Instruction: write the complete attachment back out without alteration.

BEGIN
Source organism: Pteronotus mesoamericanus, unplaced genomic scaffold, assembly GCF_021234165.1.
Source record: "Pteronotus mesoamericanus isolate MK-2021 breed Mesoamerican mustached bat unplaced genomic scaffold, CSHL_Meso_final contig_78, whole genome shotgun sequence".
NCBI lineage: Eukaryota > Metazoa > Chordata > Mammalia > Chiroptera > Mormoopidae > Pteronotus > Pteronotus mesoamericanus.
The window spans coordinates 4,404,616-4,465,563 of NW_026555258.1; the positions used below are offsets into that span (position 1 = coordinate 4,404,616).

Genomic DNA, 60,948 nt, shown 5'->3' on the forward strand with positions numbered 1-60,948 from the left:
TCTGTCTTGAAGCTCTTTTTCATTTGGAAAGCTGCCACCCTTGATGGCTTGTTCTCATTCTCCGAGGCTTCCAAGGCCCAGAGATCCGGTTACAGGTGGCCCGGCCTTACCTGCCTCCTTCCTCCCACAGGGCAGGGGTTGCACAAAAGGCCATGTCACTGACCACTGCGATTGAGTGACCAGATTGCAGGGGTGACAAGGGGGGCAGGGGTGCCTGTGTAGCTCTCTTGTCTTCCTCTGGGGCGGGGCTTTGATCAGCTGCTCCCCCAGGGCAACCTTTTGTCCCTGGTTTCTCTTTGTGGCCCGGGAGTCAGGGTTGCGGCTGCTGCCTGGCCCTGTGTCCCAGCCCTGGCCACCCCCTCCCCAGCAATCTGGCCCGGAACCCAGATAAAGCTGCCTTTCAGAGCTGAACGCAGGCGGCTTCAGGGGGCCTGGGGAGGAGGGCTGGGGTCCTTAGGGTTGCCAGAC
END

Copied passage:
Source organism: Pteronotus mesoamericanus, unplaced genomic scaffold, assembly GCF_021234165.1.
Source record: "Pteronotus mesoamericanus isolate MK-2021 breed Mesoamerican mustached bat unplaced genomic scaffold, CSHL_Meso_final contig_78, whole genome shotgun sequence".
NCBI lineage: Eukaryota > Metazoa > Chordata > Mammalia > Chiroptera > Mormoopidae > Pteronotus > Pteronotus mesoamericanus.
The window spans coordinates 4,404,616-4,465,563 of NW_026555258.1; the positions used below are offsets into that span (position 1 = coordinate 4,404,616).

Genomic DNA, 60,948 nt, shown 5'->3' on the forward strand with positions numbered 1-60,948 from the left:
TCTGTCTTGAAGCTCTTTTTCATTTGGAAAGCTGCCACCCTTGATGGCTTGTTCTCATTCTCCGAGGCTTCCAAGGCCCAGAGATCCGGTTACAGGTGGCCCGGCCTTACCTGCCTCCTTCCTCCCACAGGGCAGGGGTTGCACAAAAGGCCATGTCACTGACCACTGCGATTGAGTGACCAGATTGCAGGGGTGACAAGGGGGGCAGGGGTGCCTGTGTAGCTCTCTTGTCTTCCTCTGGGGCGGGGCTTTGATCAGCTGCTCCCCCAGGGCAACCTTTTGTCCCTGGTTTCTCTTTGTGGCCCGGGAGTCAGGGTTGCGGCTGCTGCCTGGCCCTGTGTCCCAGCCCTGGCCACCCCCTCCCCAGCAATCTGGCCCGGAACCCAGATAAAGCTGCCTTTCAGAGCTGAACGCAGGCGGCTTCAGGGGGCCTGGGGAGGAGGGCTGGGGTCCTTAGGGTTGCCAGAC